Pilots Fell Asleep on British Plane While on Autopilot, Says Report

Friday, 27 Sep 2013 07:54 AM

By Michael Mullins

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Two pilots fell asleep on a British passenger plane while it was airborne and on autopilot, according to a report released on Thursday.

The pilots, whose names were withheld, had apparently been taking turns napping when at one point both dozed off during the Airbus A330 flight in August, CBS News reported.

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The Sun broke the story, running the front-page headline "This is Your Captains Sleeping." The report was acquired through a Freedom of Information Act request.

According to the report, which was filed with the U.K.'s Civil Aviation Authority (CAA), the Aug. 13 incident was the result of the pilots' "insufficient opportunity to sleep." Both pilots had just five hours of sleep in two nights.  

The pilots "eventually woke and roused the other – but neither knew how long they had dozed," The Sun reported.

A CAA spokesperson responded to the report.

"Safety is the CAA's number one priority," the spokesperson said. "We take fatigue related incidents extremely seriously and will address detailed questions to individual airlines when problems emerge.

"The UK has an excellent safety record, but we are constantly striving to improve air safety and strongly encourage anyone in the aviation industry, especially pilots, to use our completely confidential reporting procedure to tell us of any concerns they may have," the statement added.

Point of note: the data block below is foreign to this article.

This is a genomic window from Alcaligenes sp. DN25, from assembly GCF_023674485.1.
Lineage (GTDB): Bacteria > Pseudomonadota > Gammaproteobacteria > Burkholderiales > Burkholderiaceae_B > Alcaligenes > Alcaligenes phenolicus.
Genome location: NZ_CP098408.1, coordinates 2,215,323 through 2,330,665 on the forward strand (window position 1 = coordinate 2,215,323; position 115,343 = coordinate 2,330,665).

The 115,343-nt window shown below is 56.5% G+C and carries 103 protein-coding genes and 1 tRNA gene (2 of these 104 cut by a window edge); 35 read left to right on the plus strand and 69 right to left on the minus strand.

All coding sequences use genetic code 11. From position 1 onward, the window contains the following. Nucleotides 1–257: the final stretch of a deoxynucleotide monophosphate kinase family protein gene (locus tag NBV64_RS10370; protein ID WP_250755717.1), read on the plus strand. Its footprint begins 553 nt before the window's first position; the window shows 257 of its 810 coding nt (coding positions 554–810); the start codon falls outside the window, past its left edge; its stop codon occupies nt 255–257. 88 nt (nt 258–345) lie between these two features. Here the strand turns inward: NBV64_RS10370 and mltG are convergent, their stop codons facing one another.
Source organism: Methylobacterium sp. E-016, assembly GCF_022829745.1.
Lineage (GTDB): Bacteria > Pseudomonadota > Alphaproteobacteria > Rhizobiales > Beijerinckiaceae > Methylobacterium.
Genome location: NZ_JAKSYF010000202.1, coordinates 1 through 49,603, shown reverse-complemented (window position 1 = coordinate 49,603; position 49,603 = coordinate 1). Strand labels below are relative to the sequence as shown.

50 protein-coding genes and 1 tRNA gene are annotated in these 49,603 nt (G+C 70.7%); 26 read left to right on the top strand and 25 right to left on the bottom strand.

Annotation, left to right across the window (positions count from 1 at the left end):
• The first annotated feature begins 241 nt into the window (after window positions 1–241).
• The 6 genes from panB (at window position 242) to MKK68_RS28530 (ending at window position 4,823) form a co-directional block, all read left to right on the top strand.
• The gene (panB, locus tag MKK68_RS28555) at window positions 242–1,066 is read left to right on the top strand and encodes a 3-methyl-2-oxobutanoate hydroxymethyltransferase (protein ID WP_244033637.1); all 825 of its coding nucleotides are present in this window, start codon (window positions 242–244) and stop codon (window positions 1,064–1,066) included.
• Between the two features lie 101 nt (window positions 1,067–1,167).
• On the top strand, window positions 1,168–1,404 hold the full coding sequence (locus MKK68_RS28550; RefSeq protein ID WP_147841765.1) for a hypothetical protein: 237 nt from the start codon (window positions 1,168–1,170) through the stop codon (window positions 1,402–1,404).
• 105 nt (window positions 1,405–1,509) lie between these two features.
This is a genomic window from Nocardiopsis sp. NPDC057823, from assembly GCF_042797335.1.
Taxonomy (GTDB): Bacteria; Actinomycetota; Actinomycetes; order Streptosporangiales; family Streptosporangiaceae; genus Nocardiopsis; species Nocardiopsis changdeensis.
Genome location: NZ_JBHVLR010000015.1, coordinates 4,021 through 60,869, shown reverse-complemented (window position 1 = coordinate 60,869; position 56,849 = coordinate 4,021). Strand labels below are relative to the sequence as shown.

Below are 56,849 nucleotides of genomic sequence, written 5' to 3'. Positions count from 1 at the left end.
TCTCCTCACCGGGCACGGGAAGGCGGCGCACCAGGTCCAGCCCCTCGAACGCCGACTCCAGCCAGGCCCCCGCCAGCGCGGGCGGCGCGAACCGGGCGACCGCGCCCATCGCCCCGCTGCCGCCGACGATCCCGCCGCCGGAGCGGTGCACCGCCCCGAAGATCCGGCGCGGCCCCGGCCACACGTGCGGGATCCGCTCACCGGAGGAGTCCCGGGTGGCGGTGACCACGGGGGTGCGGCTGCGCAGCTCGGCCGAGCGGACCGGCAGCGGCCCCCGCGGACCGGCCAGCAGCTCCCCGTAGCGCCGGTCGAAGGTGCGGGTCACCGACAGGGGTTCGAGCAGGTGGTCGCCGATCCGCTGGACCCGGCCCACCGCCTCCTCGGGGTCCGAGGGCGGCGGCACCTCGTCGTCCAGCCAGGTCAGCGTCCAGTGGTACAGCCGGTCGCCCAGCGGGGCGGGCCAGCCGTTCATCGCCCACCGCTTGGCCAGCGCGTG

The British Airline Pilots Association (BAPA), a United Kingdom pilots union, countered the CAA's response, saying the incident was "no surprise" given the working conditions of pilots, CBS News reported.

"British pilots want to make every flight a safe flight and tiredness is the biggest challenge they face," Jim McAuslan, the general secretary of the BAPA, said in a statement. "As the regulator responsible for UK flight safety the CAA has been far too complacent about the levels of tiredness among British pilots and failing to acknowledge the scale of the underreported problem."

The specific airline involved and the flight's destination were not revealed by the CAA.

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Related stories:

Solution for Fatigued Aviation Workers Eludes FAA

FAA Needs to Create Naptime-for-Pilots Rule

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